Rand Paul Drops Out of Republican Presidential Race

Republican presidential candidate Senator Rand Paul waits to be introduced at a campaign in Knoxville, Iowa, on January 29. He suspended his presidential campaign on Wednesday morning. Scott Morgan/Reuters

Republican presidential candidate Rand Paul dropped out of the race for the party's nomination on Wednesday morning, two days after he placed fifth in the Iowa caucuses.

"It's been an incredible honor to run a principled campaign for the White House. Today, I will end where I began, ready and willing to fight for the cause of liberty," his campaign said in an emailed statement. "Although, today I will suspend my campaign for president, the fight is far from over."

The 53-year-old Kentucky senator entered the race in April 2015. He was the second major GOP candidate to officially jump into the presidential race. In his announcement, he vowed to continue his fight for small-government policies, privacy, criminal justice reform and a reasonable foreign policy. He will serve Kentucky for another term.

Paul is an ophthalmologist who first held office in the Senate in 2010. He is the son of Ron Paul, a former Republican congressman and two-time presidential candidate from Texas who is known for his libertarian views.

Rand Paul leans more toward mainstream Republican values than his father. On Capitol Hill, he is known for uniting with Democrats on bills to reform the criminal justice system and legalize medical marijuana.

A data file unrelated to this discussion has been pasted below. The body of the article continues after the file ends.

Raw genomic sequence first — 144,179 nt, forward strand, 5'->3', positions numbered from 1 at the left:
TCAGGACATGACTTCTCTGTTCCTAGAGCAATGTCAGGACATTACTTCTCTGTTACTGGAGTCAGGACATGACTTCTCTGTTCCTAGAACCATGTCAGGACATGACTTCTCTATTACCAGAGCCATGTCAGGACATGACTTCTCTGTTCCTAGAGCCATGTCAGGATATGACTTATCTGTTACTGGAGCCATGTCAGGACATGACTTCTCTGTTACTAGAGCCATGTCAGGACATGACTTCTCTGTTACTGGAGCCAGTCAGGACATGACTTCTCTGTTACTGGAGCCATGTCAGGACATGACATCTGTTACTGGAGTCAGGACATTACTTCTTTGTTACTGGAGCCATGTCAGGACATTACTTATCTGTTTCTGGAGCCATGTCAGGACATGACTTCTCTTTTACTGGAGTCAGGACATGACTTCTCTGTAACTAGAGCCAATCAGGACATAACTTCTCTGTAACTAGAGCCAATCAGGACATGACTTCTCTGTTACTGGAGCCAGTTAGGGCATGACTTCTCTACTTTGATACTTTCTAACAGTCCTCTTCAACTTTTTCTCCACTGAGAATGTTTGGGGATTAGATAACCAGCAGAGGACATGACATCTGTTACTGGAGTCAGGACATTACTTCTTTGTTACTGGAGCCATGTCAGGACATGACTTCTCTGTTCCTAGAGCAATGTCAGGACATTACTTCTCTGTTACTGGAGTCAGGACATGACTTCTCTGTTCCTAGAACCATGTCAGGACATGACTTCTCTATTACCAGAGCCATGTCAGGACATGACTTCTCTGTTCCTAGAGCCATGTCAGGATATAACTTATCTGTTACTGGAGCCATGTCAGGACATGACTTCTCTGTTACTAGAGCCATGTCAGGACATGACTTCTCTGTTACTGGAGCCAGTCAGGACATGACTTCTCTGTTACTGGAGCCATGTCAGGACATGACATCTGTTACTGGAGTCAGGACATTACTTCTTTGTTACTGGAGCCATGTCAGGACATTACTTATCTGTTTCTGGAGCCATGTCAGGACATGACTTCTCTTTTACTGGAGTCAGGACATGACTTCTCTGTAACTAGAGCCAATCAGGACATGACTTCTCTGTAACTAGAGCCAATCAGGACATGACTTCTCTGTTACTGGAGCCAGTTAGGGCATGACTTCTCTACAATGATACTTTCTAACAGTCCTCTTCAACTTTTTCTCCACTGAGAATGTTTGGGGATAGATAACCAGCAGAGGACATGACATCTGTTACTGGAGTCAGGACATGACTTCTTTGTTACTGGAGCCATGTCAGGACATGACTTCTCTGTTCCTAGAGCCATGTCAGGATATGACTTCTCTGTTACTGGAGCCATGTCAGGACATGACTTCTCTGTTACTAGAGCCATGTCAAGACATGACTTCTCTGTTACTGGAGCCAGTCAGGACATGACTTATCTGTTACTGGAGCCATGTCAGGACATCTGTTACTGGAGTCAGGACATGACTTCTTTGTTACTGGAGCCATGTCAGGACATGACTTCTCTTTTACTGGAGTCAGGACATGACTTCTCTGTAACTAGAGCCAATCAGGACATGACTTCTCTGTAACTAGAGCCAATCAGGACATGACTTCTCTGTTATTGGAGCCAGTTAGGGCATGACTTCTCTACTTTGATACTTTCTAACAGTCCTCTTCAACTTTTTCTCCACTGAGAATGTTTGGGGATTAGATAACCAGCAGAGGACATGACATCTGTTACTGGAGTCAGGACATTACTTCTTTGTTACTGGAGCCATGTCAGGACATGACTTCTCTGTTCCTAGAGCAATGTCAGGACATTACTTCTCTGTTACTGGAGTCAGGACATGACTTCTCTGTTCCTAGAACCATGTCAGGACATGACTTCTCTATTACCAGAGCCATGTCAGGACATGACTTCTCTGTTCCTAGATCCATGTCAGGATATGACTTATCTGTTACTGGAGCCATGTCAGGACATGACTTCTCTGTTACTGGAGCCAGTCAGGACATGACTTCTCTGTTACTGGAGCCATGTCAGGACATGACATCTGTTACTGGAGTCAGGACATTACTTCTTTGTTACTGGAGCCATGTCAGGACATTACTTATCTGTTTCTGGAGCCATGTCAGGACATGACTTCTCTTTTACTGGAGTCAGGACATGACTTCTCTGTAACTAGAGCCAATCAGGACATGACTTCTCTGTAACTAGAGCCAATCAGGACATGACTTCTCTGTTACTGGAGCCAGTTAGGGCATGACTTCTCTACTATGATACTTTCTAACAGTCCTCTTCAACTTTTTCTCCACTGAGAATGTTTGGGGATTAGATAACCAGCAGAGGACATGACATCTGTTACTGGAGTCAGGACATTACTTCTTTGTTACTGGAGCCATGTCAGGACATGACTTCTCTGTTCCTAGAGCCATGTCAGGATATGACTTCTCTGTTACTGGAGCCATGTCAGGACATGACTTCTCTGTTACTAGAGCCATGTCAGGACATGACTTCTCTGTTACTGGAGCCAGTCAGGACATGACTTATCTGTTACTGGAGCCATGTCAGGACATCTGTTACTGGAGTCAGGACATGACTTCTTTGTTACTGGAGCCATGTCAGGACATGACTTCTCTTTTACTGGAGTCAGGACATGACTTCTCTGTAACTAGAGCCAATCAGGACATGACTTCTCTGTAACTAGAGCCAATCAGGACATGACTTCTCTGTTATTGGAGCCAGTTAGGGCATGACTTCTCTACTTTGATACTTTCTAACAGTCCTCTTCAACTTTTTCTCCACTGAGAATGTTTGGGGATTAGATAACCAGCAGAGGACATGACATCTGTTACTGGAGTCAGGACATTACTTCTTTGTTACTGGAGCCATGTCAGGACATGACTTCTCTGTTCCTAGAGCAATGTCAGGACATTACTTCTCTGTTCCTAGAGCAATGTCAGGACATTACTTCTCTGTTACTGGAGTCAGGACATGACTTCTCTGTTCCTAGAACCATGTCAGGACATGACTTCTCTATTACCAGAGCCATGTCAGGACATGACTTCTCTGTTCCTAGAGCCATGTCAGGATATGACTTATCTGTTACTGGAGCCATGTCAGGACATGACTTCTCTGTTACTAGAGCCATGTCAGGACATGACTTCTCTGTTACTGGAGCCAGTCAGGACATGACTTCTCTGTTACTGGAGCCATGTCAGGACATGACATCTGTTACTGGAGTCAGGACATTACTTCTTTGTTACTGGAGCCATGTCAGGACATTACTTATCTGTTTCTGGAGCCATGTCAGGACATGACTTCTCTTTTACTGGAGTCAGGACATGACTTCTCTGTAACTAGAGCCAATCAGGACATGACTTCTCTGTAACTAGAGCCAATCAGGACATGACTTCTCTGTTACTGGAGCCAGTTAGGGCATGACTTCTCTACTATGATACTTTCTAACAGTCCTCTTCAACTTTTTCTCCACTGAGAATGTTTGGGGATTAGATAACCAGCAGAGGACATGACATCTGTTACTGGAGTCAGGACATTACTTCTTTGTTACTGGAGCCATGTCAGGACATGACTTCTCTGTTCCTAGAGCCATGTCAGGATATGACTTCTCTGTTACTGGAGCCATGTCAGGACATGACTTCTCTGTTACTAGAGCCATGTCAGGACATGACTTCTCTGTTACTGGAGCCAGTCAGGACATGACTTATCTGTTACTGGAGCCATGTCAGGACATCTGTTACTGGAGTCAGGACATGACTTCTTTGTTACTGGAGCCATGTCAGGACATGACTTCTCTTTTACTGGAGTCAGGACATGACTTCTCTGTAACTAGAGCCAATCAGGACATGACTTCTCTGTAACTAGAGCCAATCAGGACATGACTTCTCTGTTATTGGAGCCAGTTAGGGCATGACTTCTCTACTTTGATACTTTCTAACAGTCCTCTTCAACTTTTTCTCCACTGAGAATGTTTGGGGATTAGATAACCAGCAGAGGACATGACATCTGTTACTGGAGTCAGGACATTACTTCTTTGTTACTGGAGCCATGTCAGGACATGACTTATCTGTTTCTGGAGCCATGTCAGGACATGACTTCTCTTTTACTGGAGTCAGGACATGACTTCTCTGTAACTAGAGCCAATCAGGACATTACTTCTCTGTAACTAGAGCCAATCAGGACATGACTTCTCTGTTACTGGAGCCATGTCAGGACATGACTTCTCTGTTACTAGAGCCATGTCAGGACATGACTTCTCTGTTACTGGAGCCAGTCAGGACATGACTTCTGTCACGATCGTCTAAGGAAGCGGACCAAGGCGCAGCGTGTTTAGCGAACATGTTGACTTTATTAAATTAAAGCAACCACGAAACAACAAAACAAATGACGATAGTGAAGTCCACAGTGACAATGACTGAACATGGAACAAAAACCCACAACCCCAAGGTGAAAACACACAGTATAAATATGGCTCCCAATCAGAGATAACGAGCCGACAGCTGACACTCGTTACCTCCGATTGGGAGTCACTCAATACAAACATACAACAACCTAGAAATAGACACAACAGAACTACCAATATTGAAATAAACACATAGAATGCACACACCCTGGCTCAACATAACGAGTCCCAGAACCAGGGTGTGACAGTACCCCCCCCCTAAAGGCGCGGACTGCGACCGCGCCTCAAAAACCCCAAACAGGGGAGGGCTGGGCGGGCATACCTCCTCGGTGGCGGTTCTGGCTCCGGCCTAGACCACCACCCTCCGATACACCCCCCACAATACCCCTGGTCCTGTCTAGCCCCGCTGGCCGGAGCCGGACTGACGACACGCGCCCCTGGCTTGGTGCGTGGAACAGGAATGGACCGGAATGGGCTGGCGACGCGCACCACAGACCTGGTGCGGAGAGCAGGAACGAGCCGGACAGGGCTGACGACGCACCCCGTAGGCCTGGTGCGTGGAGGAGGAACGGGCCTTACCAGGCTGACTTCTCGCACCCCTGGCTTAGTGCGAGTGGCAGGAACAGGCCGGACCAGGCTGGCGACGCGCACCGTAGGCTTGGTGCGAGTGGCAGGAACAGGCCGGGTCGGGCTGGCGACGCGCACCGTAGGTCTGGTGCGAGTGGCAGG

In recent months, Paul attempted to appeal to a younger, more Internet-savvy crowd—first with his airing of "Festivus" grievances on Twitter and then by hosting his own Twitter town hall to boycott the undercard debate on January 14 because he didn't qualify for the main stage. He also took to Reddit to answer questions from voters. Another memorable moment from his campaign was in one of his videos when he used a chainsaw to "kill" the tax code.

But any enthusiasm this may have brought from supporters was hardly seen in Iowa on Monday night, where he earned less than 5 percent of support from caucusgoers.

Paul is the third presidential candidate to end his candidacy this week. Former Governors Martin O'Malley of Maryland and Mike Huckabee of Arkansas both ended their campaigns Monday night for the Democratic and GOP nomination, respectively, amid dismal showings in Iowa.